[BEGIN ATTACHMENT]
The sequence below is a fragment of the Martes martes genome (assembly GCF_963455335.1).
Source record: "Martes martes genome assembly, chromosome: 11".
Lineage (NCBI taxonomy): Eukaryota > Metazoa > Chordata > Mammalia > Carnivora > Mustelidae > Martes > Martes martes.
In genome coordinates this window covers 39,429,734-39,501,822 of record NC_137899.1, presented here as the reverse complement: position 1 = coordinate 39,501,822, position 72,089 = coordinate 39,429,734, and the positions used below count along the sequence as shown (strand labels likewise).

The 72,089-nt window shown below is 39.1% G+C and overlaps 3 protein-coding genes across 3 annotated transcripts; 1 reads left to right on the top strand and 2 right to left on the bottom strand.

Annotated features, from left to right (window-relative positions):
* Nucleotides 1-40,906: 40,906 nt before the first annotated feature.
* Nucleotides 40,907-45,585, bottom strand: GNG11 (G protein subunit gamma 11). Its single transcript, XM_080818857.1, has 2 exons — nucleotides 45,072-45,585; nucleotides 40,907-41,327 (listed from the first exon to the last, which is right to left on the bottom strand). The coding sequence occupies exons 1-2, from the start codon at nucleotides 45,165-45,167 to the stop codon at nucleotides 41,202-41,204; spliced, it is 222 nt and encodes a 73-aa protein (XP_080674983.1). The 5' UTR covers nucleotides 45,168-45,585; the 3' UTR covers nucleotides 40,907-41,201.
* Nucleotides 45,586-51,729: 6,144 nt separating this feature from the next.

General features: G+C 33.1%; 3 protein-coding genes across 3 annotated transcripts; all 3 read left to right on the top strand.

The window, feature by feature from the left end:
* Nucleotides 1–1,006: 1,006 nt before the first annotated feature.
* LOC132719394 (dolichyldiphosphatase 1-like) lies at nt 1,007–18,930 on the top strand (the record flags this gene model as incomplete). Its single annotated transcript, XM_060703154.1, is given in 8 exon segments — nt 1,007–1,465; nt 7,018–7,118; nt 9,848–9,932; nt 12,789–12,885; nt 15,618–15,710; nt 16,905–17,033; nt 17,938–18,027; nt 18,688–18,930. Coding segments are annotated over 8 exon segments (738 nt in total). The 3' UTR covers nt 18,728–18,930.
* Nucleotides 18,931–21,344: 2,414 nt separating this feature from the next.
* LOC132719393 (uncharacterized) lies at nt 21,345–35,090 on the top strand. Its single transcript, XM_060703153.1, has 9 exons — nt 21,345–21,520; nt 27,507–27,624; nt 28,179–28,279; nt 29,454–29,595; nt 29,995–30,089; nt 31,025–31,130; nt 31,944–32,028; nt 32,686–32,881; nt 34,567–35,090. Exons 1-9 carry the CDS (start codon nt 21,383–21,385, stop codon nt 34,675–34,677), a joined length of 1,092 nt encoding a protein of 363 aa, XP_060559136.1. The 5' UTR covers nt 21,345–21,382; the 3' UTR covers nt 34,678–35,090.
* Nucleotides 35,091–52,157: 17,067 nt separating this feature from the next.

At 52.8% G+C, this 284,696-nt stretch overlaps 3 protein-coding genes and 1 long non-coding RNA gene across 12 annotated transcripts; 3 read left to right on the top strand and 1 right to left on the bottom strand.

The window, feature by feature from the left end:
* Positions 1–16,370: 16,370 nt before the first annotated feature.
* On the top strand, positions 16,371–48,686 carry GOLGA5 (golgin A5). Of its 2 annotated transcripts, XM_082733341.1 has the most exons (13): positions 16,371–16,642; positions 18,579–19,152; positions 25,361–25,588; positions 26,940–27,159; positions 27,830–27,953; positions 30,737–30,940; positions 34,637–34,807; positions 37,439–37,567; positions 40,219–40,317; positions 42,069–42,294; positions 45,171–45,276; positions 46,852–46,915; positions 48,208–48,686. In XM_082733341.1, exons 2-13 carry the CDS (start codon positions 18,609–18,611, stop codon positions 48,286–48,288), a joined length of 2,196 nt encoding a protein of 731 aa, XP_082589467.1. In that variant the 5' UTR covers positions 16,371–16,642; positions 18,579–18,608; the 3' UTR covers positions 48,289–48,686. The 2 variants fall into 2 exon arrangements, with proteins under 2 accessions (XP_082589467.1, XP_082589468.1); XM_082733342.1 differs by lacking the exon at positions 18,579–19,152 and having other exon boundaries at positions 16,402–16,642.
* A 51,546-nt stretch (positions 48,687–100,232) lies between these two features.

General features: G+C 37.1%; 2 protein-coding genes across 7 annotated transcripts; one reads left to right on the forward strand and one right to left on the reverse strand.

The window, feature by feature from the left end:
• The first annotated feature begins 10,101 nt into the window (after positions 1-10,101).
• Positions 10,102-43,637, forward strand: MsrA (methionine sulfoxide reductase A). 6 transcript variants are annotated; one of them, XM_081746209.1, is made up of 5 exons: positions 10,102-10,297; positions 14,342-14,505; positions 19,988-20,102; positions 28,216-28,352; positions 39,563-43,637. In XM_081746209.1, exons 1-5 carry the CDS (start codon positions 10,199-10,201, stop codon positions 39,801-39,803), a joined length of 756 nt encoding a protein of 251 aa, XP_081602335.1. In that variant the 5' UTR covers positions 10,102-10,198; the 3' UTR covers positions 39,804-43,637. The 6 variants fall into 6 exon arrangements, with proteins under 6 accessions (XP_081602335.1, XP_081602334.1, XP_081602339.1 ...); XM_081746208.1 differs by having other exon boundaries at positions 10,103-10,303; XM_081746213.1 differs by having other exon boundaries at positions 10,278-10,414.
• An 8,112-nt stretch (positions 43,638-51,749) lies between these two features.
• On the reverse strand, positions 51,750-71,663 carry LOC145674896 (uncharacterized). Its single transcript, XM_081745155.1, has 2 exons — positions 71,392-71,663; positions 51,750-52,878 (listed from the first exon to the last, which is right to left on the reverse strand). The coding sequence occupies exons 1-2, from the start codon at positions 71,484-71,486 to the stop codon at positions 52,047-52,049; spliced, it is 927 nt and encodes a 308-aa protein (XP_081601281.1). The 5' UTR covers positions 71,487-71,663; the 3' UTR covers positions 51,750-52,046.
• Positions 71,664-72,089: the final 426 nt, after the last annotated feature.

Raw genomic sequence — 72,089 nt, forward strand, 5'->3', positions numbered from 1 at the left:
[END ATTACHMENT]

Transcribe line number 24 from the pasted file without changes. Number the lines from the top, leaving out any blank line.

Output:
• The first annotated feature begins 10,101 nt into the window (after positions 1-10,101).